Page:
Finally, we sequenced 12 MYH7 exons, representing ~3000 coding nucleotides, and 6 TNNT2 exons, representing ~1500 coding nucleotides. In addition to the patients, we also analyzed the 18 exons in 30 controls through SSCA. Thus, our data would indicate the degree of genetic variability in these regions of MYH7 and TNNT2 in our population. Interestingly, only three silent polymorphisms were identified, in exons 8 and 24 of the MYH7 gene and in exon 9 of the TNNT2 gene. This low variability suggests a strong selective pressure against nucleotide changes that could predispose to the development of HC and is in agreement with a previous report that described a very low incidence of sequence variation in MYH7 (34).

In conclusion, we describe two TNNT2 and two MYH7 mutations among 30 HC patients. Two of these were known mutations, and two were new (not previously described). One of them (MYH7; Val822Met) was a de novo mutation (not present in the parents of the affected patient). In addition, our study illustrates the extreme phenotypic heterogeneity in carriers of MYH7 or TNNT2 mutations and the difficulty in translating to the clinical practice data derived from the genetic analysis of sarcomeric genes.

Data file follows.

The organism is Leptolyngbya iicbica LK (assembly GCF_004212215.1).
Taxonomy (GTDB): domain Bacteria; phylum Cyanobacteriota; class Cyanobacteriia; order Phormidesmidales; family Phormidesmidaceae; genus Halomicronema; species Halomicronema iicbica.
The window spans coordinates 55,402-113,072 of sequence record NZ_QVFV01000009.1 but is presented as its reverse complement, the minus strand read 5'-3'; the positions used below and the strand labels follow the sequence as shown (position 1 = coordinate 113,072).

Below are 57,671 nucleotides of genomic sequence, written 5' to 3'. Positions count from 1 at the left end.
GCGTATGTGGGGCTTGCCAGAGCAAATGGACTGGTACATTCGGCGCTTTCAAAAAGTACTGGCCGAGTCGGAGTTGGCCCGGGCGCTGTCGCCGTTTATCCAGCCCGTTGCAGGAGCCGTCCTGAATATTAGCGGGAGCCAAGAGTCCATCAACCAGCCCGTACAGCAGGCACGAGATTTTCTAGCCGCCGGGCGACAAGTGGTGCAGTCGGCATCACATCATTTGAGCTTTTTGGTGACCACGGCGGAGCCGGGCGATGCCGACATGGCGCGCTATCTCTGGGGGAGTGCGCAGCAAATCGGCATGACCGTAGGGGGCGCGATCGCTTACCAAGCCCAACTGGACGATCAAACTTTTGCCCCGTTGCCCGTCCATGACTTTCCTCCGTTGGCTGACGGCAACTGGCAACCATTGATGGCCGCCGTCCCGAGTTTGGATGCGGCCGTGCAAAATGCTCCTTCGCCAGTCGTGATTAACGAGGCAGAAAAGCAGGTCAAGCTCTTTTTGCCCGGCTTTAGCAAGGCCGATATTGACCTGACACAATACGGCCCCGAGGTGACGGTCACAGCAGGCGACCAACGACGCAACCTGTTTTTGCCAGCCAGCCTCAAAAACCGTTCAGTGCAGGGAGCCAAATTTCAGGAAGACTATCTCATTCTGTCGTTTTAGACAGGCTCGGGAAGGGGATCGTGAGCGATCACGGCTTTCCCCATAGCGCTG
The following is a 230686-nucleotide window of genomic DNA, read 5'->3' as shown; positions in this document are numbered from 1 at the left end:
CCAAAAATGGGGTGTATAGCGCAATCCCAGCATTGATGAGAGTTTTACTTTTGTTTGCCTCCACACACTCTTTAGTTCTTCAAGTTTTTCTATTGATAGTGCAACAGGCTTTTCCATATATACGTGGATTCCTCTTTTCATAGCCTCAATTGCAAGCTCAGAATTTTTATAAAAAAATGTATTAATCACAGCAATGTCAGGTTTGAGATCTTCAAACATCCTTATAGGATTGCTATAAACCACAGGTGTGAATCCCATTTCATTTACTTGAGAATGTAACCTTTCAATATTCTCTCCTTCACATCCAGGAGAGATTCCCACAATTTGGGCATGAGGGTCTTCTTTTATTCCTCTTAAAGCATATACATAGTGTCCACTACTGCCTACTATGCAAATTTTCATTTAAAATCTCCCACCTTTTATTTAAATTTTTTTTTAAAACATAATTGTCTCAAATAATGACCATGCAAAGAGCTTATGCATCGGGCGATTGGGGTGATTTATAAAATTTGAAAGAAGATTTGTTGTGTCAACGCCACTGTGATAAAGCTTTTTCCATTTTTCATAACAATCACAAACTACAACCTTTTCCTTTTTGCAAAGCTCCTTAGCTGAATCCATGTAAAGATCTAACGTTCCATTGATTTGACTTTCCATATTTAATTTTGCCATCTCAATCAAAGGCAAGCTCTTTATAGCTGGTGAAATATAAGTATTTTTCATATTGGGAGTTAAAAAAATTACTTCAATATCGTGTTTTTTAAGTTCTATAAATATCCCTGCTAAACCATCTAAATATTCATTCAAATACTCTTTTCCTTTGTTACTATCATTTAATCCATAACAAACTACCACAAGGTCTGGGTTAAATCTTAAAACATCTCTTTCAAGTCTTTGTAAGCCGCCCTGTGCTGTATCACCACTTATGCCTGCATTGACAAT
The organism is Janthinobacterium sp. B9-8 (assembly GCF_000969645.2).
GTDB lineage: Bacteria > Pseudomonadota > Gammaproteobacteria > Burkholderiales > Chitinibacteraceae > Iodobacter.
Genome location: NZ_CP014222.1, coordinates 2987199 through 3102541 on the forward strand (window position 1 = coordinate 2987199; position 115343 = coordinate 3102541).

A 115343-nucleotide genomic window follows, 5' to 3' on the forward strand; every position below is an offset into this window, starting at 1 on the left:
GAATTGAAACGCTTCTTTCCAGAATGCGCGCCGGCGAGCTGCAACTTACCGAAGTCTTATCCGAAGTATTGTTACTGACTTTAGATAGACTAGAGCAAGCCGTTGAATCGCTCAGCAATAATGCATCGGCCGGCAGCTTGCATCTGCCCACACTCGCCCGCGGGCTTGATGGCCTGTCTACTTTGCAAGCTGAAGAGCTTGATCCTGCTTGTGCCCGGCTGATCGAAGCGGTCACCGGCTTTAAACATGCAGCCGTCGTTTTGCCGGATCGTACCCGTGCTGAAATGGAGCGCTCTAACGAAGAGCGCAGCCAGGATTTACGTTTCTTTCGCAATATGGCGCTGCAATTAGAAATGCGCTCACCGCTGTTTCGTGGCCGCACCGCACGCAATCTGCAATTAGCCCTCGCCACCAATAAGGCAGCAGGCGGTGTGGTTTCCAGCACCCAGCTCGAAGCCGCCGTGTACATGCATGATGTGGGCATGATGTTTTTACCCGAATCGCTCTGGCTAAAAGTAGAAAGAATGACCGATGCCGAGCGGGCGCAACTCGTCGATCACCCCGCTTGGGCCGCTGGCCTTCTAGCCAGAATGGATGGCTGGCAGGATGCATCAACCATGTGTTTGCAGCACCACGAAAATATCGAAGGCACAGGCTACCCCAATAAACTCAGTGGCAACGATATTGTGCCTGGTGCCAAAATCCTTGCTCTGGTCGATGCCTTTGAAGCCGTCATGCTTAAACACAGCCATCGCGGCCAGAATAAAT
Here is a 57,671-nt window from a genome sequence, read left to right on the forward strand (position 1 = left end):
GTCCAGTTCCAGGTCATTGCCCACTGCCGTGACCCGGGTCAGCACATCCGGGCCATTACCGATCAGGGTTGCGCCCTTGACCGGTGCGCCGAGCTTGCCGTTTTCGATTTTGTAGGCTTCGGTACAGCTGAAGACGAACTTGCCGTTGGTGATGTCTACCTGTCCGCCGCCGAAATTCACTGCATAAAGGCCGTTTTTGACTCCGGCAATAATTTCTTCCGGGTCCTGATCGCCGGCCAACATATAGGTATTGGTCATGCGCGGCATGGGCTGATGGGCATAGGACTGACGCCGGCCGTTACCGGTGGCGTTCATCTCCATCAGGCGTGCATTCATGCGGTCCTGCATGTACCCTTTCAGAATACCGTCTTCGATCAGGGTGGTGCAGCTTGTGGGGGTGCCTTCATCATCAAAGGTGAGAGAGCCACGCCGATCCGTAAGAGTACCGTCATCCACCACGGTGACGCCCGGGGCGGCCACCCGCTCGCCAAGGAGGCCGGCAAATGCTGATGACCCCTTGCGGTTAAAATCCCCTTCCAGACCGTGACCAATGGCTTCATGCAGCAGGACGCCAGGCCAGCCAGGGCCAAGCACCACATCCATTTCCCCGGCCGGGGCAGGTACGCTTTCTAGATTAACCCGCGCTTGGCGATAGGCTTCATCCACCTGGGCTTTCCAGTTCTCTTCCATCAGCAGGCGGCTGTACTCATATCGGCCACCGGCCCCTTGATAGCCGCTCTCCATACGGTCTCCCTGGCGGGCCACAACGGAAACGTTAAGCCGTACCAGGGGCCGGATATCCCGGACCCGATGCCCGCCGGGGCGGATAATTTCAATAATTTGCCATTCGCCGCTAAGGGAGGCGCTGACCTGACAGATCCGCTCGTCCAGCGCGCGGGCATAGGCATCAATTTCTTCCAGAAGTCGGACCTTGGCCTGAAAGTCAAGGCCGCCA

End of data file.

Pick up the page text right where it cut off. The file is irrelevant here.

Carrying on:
This work was supported in part by a grant from FICYT-Principado de Asturias (to E.C.) and the Spanish Fondo de Investigaciones Sanitarias-Red Tematica de Centros (Gene tica). M.G.C. was the recipient of a fellowship from Sociedad Asturiana de Cardiologia.

Received January 2, 2003; accepted May 19, 2003.

References

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(11.) CardioGenomics home page. www.cardiogenomics.org (Accessed December 20, 2002).

(12.) Thierfelder L, Watkins H, MacRae C, Lamas R, McKenna W, Vosberg HP, et al. [beta]Tropomyosin and cardiac troponin T mutations cause familial hypertrophic cardiomyopathy: a disease of the sarcomere. Cell 1994;77:701-12.

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(14.) Niimura H, Bachinski LL, Sangwatanaroj S, Watkins H, Chudley AE, McKenna W, et al. Mutations in the gene for cardiac myosinbinding protein C and late-onset familial hypertrophic cardiomyopathy. N Engl J Med 1998;338:1248-57.

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(30.) Watkins H, Thierfelder L, Hwang DS, McKenna W, Seidman JG, Seidman CE. Sporadic hypertrophic cardiomyopathy due to the novo myosin mutations. J Clin Invest 1992;92:1666-71.

(31.) Jeschke B, Uhl K, Weist B, Schroder D, Meitinger T, Dohlemann C, et al. A high risk phenotype of hypertrophic cardiomyopathy associated with a compound genotype of two mutated [beta]myosin heavy chain genes. Hum Genet 1998;102:299-304.

(32.) Morimoto S, Nakaura H, Yanaga F, Ohtsuki I. Functional consequences of a carboxyl terminal missense mutation Arg278Cys in human cardiac troponin T. Biochem Biophys Res Commun 1999; 261:79-82.

(33.) Jaaskelainen P, Soranta M, Miettinen R, Saarinen L, Pihlajamaki J, Silvennoinen K, et al. The cardiac [beta]myosin heavy chain gene is not the predominant gene for hypertrophic cardiomyopathy in the Finnish population. J Am Coll Cardiol 1998;32:1709-16.